Health insurance liens can be complicated and confusing, which underscores the importance of retaining an experienced attorney to navigate the complex landscape of personal injury lawsuits in California. This article aims to provide a general understanding of health insurance liens, particularly as they relate to personal injury claims in California.
Health insurance subrogation refers to the right of health insurance carriers to seek reimbursement for accident-related health insurance benefits paid on the claimant's behalf. This concept exists to prevent "double dipping," where an injured party receives compensation for their medical expenses from both their health insurance provider and the party responsible for their injuries.
In California, private health insurance subrogation rights are based on the contractual agreement between the insured and the insurer. In contrast, the subrogation rights of government-funded healthcare programs, such as Medicare and Medi-Cal, are governed by statutes.
Statutes that govern Medicare and Medi-Cal reimbursement leave less room for flexibility when it comes to negotiation and impose harsh penalties on claimants who fail to satisfy their subrogation liens. For example, under the Medicare Secondary Payer Act (42 U.S.C. §1395y), Medicare has a right to reimbursement for any payments made related to a personal injury claim. Failure to satisfy Medicare's lien can result in penalties, including double damages and interest.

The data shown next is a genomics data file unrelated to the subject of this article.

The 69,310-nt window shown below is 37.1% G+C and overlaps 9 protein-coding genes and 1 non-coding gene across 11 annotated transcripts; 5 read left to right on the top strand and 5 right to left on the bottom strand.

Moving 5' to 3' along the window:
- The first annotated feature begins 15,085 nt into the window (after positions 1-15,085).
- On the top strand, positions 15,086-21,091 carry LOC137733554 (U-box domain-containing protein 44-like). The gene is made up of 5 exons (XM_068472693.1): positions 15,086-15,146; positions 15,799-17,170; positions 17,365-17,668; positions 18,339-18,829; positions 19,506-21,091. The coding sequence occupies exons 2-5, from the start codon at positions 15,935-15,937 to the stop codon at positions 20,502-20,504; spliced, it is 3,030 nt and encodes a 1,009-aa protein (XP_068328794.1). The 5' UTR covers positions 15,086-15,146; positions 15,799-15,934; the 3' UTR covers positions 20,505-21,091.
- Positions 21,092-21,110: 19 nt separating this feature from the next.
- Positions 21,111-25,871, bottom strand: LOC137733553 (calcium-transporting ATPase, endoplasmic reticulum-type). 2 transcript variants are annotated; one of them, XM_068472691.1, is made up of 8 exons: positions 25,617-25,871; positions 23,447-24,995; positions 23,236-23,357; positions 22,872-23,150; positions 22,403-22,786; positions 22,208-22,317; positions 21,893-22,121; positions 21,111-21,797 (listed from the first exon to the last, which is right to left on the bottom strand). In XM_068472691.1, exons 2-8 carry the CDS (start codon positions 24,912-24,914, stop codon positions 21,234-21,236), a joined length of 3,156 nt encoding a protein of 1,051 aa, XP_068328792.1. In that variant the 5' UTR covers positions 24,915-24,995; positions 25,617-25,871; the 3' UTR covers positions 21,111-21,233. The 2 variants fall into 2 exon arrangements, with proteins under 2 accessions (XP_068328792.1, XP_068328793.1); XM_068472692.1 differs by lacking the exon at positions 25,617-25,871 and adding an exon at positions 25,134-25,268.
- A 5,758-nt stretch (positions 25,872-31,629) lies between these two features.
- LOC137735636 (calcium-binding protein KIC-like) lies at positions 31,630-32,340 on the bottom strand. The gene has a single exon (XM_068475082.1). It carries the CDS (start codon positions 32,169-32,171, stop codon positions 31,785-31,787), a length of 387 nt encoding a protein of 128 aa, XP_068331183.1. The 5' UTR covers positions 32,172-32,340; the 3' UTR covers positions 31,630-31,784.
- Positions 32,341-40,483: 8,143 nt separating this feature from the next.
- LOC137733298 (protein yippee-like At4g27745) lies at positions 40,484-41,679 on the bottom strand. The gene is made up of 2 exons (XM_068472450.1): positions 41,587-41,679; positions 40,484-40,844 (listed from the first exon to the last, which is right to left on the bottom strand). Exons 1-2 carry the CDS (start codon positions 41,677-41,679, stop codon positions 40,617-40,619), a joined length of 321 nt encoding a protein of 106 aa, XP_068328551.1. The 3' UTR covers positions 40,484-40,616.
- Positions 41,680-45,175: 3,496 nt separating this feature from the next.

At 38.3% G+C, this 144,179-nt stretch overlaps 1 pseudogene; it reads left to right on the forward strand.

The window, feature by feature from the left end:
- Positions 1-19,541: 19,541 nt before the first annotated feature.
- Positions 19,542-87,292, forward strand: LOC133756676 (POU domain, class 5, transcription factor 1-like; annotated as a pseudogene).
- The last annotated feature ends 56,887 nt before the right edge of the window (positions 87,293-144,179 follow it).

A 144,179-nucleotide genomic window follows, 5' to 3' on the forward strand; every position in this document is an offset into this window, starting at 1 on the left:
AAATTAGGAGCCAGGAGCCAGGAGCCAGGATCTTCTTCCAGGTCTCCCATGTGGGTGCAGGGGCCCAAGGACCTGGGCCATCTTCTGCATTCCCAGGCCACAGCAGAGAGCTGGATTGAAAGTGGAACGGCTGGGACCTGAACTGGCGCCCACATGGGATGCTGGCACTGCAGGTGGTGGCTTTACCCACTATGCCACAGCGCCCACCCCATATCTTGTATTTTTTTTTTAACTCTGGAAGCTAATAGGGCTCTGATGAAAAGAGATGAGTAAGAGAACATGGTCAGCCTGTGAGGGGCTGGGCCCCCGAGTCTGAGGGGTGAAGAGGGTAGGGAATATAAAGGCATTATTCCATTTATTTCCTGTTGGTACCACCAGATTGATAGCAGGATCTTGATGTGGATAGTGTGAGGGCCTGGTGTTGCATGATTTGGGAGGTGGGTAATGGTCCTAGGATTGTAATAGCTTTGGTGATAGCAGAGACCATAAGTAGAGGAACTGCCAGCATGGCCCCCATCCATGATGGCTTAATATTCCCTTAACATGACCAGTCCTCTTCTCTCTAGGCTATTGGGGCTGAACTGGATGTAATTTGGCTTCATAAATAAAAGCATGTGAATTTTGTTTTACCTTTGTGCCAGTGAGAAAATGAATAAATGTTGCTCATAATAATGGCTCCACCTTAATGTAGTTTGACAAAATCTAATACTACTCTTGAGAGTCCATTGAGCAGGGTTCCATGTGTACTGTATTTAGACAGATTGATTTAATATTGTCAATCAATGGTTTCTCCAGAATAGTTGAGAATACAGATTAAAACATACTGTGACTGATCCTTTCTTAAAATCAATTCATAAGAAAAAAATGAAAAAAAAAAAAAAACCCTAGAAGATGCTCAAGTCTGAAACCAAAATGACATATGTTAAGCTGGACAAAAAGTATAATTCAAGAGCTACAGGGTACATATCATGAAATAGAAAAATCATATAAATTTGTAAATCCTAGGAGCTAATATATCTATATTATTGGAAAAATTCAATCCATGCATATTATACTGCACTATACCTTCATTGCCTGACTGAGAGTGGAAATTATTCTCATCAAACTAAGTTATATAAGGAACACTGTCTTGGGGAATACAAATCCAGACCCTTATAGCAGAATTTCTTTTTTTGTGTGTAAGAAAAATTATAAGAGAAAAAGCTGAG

Fortunately, health insurance subrogation liens can often be negotiated to something less than the full amount by an experienced attorney. Some of the arguments that can be asserted to achieve reductions in the lien amount include:
The "Made Whole Rule": This rule states that the insured must be "made whole" or fully compensated for their injuries before the insurer can recover any subrogation interest. If the insured's recovery from the at-fault party does not fully compensate them for their injuries, an attorney may argue that the insurer should not be entitled to reimbursement.
Unrelated Charges: An attorney may argue that certain medical expenses are unrelated to the accident and should not be subject to the lien. This could include expenses for pre-existing conditions or unrelated treatments.
Causation Issues: If the injury was partially pre-existing or there are other factors contributing to the injury, an attorney may argue that the lien should be reduced based on the proportion of the injury attributable to the accident.
It is essential to have an experienced personal injury attorney by your side when dealing with health insurance liens in California. They can help you navigate the complexities of the process, negotiate lien reductions, and ensure that you receive the compensation you deserve.
If you or a loved one has been injured in an auto accident, contact Phillips & Associates for a free consultation today. You will immediately be put in touch with John Phillips or Patrick DiFilippo, who can help determine whether you have a case and advise you on the best course of action moving forward.